Review by Ian Keogh
The Essential Showcase is now niche reading, being a collection of 1950s strips since available surrounded by less random company, and primarily of interest to historians. Anyone wanting to sample the earliest Flash, Lois Lane or Challengers of the Unknown will surely head for either luxurious Archive editions or the bargain bulky black and white volumes, confusingly also issued as Showcase. In 1992, though, the graphic novel market was still in its infancy, and these stories had, in some cases, been unseen for decades.
In the 1950s comic companies customarily tested new characters via a title with a rotating lead feature. Such was Showcase, Win Mortimer’s charming one page strip in the opening issue illustrating the premise. It’s best known for introducing a revamped version of 1940s hero the Flash, and so kickstarting the superhero revival still with us today. Then, though, further trials were required, so Flash starred in three later issues of Showcase before being promoted into his own title.
Two are reprinted here, both characterised by what was at the time Carmine Infantino’s futuristic stylings. Flash inhabited a city forever in silhouette behind him, as a red blur crossed it. John Broome is so associated as writer that it’s often forgotten that this origin story was the work of Robert Kanigher, and as Showcase liked to maximise the content, each has two shorter stories reprinted here. They’re of their time: plot-led and characterisation free, but the imagination is apparent.
Much the same can be said of the Gardner Fox and Mike Sekowsky Adam Strange story. Their anodyne archeologist inadvertently leaps into a transportation beam and traverses the galaxy to the planet Rann, becoming an adventurer on arrival.
Showcase didn’t only feature superheroes, although a spirit of adventure was, with one exception, key. The Fantastic Four were five years in Jack Kirby’s future when he created the Challengers of the Unknown. They survive a plan crash, consider themselves living on borrowed time and vow to take on tasks involving risks. Kirby throws magic and aliens at them over two episodes.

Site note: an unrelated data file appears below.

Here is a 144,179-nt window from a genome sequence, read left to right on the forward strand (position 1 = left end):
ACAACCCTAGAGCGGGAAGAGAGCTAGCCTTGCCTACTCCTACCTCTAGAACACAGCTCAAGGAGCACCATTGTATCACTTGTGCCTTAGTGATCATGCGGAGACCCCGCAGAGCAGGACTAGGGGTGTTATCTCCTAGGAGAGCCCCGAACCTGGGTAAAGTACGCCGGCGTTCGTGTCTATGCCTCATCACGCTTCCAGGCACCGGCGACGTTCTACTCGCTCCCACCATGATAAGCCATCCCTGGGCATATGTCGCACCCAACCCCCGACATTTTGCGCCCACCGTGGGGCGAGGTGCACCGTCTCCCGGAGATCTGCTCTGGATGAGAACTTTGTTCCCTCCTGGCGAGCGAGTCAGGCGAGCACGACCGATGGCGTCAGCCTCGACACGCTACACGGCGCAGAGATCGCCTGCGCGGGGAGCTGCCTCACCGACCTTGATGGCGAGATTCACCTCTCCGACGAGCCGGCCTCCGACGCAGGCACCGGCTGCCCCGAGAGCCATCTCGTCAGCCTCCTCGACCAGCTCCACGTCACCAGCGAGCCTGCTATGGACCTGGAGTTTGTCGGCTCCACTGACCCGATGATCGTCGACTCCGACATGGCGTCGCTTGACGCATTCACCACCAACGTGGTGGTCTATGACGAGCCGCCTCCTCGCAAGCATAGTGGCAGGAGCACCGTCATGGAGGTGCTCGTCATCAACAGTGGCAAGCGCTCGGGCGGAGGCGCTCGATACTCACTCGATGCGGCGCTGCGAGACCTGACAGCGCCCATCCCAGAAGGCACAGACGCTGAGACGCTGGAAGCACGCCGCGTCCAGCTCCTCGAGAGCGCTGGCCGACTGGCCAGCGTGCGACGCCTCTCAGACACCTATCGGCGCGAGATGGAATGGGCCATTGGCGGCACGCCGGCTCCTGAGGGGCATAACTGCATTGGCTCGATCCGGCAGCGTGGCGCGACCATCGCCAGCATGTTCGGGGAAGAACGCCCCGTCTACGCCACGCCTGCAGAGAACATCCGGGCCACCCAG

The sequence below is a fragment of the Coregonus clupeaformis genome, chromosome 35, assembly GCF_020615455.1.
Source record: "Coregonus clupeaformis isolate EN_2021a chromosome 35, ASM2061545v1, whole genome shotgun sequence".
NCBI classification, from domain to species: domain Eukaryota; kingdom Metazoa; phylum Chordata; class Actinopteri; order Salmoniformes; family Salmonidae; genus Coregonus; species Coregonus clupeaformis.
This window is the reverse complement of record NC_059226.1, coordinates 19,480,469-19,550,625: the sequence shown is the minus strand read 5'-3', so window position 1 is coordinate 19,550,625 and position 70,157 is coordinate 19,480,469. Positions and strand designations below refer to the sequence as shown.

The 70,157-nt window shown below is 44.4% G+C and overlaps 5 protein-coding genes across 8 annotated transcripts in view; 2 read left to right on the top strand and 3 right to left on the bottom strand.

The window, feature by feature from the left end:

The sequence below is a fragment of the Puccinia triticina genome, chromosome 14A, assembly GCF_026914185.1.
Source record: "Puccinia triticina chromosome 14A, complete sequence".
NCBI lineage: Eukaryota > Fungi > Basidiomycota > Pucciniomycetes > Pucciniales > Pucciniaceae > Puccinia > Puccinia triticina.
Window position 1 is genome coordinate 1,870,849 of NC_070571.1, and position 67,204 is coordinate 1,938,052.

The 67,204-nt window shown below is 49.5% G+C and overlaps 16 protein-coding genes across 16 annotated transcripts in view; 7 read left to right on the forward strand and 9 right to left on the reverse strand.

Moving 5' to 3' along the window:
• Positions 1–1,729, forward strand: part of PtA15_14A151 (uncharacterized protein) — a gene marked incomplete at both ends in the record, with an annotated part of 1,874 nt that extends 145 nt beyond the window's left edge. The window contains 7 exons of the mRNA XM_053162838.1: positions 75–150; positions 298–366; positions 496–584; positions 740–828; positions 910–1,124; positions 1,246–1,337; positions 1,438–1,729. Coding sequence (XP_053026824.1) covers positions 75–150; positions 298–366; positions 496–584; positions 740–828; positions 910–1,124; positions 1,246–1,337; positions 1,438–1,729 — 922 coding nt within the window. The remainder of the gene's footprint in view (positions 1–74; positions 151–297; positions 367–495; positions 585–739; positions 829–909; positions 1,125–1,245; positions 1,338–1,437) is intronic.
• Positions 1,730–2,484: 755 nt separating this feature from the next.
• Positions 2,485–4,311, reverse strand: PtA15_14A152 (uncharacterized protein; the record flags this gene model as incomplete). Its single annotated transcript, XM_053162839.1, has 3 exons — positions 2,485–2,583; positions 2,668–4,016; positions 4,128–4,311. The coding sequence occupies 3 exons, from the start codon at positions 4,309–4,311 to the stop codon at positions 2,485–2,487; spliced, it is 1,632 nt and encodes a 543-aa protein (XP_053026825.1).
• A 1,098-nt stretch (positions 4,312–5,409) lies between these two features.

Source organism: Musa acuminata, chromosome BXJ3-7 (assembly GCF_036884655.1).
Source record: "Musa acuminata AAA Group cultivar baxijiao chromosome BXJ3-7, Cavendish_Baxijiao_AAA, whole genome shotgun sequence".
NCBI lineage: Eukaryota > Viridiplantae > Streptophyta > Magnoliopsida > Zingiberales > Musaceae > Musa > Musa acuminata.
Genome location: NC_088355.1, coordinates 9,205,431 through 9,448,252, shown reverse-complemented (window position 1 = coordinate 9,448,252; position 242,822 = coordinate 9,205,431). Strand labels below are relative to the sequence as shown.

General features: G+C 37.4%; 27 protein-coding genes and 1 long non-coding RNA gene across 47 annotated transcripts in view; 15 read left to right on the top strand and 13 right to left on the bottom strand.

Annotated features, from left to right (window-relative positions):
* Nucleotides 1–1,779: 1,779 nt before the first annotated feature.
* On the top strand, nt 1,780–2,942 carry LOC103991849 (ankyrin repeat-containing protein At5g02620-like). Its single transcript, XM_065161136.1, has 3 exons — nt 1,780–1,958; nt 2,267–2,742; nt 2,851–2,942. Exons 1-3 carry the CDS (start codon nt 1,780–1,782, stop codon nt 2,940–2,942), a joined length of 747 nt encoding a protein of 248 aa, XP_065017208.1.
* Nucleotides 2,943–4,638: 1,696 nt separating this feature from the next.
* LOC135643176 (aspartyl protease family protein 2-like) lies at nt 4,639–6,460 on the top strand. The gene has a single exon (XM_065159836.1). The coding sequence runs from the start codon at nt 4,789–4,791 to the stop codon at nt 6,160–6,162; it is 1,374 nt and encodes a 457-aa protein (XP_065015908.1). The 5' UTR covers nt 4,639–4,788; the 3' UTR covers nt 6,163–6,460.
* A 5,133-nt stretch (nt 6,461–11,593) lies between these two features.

The least known feature is the one that began the series, Fireman Farrell, detailing Fred Farrell’s perilous attempts to emulate his late father’s career. It’s the one strip not since widely available, and features some tremendous artwork from later newspaper strip illustrator John Prentice. Arnold Drake’s scripts vary the action from training to a circus to the harbour, and while hardly compelling, they have their moments. As this is a selective gathering almost contemporary features such as the Frogmen and Kings of the Wild are absent.
Lois Lane is twice the anomaly here. Firstly she was familiar, already with almost twenty years in the Superman cast, and secondly there’s no way her stories can be classified as adventure. Credits attribute some art to Ruben Moreira and some to Al Plastino (later amended to the latter inking the former), and Jerry Coleman and Otto Binder wrote the three shorts encapsulating Lois’ career. She tries to prove to Lana Lang that Superman loves her more, swears off attempting to deduce Superman’s secret identity, and, after an accident rendering her comatose, dreams a fantasy of becoming Superman’s wife. They’re all light, inventive and amusing, but more than anything a glimpse into the attitudes of the day (or possibly, given the age of the writers, ten years previously).
If found cheap this is a repository for some stylish art, but otherwise, fans are directed to individual collections for each feature.